I$NY

Friend of a friend is an agronomist for New York’s Central Park. He got a call a couple of weeks ago from the Bloomberg administration. Story is that the conversation ran something like

“Hello!” (or “Hi!” or “Howdy” or “Fuck you” or whatever passes for comradely greeting in New York.)

“Hi!”

“Quick question from the Mayor.”

“Fire away.”

“Michael Bloomberg was wondering.”

“Yes?”

“Well he wanted to know.”

“Yes?”

“We want to know whether there’s any chance that 100,000 people standing on the lawn in Central Park could damage the topsoil?”

“No.”

“But it’s 100,000 people.”

“No chance at all.”

“But they’d all be there at the same time. And topsoil. Well, that’s delicate stuff, right? I mean, there’s but a couple of inches of it in the Amazon.”

“The grass is pretty tough.”

“So no way then?”

“No.”

“Not even if they were all fat? And ugly?”

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In the future, we’ll be stuck in traffic

While in San Francisco last week, I overheard a discussion in which Slashdot was mentioned as one of the first venues that successfully built a vivacious and robust online community. I thought I’d wander over and get a whiff of the local cyberlife and, after a good fifteen minutes of moderate scrutiny, I’m convinced that it’s true – the Slashdot community does look remarkably lively. I’m not sure that I regret not being part of it, though. I imagine I’d lose my shit a great deal.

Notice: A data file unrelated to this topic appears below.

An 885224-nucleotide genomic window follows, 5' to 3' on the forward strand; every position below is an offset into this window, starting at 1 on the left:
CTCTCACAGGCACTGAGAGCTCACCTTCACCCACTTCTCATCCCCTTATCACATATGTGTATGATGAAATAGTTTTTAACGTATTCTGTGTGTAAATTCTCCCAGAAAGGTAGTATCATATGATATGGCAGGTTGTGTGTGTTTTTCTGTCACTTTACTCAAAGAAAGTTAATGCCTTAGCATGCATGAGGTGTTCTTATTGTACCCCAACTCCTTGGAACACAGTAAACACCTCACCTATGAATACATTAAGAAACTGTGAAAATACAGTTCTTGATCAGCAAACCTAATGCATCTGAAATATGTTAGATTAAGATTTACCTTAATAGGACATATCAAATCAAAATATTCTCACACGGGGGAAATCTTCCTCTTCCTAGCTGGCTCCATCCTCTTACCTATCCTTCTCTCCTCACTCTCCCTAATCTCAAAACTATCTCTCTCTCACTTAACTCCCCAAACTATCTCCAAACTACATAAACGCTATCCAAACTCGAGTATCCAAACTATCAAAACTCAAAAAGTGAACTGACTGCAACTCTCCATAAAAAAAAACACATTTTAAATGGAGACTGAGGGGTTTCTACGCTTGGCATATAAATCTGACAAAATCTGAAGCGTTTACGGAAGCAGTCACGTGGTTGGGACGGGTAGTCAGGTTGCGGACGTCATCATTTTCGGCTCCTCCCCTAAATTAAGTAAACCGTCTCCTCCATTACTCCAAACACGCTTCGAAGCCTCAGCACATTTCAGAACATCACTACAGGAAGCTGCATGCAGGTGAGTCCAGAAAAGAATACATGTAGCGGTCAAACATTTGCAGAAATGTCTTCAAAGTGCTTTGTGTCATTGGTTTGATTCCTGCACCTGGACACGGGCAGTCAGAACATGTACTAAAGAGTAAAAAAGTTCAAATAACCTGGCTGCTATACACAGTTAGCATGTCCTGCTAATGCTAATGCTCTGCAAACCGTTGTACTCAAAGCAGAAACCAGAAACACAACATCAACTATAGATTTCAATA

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Public Sociologies

You may have noticed that blogging was suspended over the past couple of weeks. You may not have noticed that this was because I was at the American Sociological Association annual meetings. Now that I’m back in Durban, here’s a wee reflection on the whole gig…

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WTO Unsurprise

It has been nearly a fortnight, but I’ve been waiting for a chance to share Devinder Sharma’s thoughts before passing comment on the recent fiasco at the WTO. Now that he has been uploaded at Znet, you can read Devinder in all his glory. (And do contribute to Znet if you can – they’re an important home for alternative media.)

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Rewriting the politics of pain

The human sciences, activism, and politics share a common problem. How does the writer represent voices that are not their own? Every representation is an act of power, of deploying someone else’s voice in the service of the writer’s truth. Joan Didion puts it well, and while I don’t have the source here to put it in her more exactly elegant words, I think it runs something like: “If you’re a writer, you’re selling someone out. Always.”

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Sexed up

Being unable to get online for more than a few minutes a day, I’m not sure whether this has yet done the rounds. But George Bush has been the victim of the kind of research that got the British government in such trouble last year. Here’s what GW said about Fidel Castro:

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